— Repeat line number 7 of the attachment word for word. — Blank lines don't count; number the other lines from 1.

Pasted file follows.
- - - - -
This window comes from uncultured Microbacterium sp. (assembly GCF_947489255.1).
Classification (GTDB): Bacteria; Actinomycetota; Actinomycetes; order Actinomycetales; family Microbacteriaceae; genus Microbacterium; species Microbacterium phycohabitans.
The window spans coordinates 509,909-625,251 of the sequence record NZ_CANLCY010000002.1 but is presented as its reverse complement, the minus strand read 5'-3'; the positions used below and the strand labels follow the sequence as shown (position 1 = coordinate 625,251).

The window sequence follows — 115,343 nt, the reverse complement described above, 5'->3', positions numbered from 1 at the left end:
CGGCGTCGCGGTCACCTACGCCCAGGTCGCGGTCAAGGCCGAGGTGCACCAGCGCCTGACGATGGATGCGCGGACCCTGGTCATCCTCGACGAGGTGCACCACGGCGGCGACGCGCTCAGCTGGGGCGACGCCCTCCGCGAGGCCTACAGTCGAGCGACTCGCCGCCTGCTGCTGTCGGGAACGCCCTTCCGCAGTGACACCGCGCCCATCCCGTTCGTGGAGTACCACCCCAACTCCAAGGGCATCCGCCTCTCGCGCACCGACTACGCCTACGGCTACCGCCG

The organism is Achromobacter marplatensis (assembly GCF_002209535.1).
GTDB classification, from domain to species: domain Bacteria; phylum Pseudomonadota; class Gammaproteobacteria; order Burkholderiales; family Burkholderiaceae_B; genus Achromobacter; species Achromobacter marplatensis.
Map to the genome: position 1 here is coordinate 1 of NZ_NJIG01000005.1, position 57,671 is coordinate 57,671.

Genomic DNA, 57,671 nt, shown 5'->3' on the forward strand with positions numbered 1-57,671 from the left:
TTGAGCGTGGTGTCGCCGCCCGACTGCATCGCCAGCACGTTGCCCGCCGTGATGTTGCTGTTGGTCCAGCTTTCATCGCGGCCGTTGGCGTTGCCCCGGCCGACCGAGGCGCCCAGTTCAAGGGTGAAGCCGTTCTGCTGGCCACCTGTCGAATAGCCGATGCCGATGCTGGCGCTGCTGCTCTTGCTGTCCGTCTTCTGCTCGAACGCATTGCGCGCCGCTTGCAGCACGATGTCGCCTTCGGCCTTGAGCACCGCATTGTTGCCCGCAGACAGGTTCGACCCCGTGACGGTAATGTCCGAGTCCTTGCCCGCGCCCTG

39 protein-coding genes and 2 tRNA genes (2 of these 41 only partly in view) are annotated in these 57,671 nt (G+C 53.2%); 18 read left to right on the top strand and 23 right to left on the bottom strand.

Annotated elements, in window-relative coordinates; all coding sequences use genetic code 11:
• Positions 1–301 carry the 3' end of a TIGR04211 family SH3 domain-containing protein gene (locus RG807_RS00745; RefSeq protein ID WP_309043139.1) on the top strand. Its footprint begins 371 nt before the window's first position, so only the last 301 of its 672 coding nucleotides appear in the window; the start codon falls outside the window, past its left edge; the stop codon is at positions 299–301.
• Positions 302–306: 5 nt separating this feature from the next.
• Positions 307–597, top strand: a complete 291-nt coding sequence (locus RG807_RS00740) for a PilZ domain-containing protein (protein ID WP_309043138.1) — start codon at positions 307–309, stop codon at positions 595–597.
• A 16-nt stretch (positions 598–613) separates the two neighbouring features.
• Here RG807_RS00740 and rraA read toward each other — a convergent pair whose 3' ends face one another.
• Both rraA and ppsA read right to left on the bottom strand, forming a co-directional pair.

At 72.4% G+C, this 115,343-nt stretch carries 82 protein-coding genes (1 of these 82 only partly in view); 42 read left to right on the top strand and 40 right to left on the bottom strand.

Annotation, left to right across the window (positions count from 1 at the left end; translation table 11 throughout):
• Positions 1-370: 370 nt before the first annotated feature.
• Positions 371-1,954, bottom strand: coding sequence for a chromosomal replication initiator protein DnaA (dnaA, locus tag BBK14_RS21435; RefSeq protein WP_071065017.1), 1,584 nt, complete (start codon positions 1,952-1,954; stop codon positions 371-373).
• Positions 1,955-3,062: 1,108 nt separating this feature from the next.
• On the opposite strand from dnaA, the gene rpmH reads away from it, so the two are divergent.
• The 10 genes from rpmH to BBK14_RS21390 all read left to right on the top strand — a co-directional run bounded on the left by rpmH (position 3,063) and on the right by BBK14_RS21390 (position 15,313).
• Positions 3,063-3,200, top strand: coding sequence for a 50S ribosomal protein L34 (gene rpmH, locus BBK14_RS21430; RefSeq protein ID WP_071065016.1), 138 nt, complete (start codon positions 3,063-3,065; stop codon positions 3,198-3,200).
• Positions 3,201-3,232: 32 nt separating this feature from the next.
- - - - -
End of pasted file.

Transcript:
GTDB classification, from domain to species: domain Bacteria; phylum Pseudomonadota; class Gammaproteobacteria; order Burkholderiales; family Burkholderiaceae_B; genus Achromobacter; species Achromobacter marplatensis.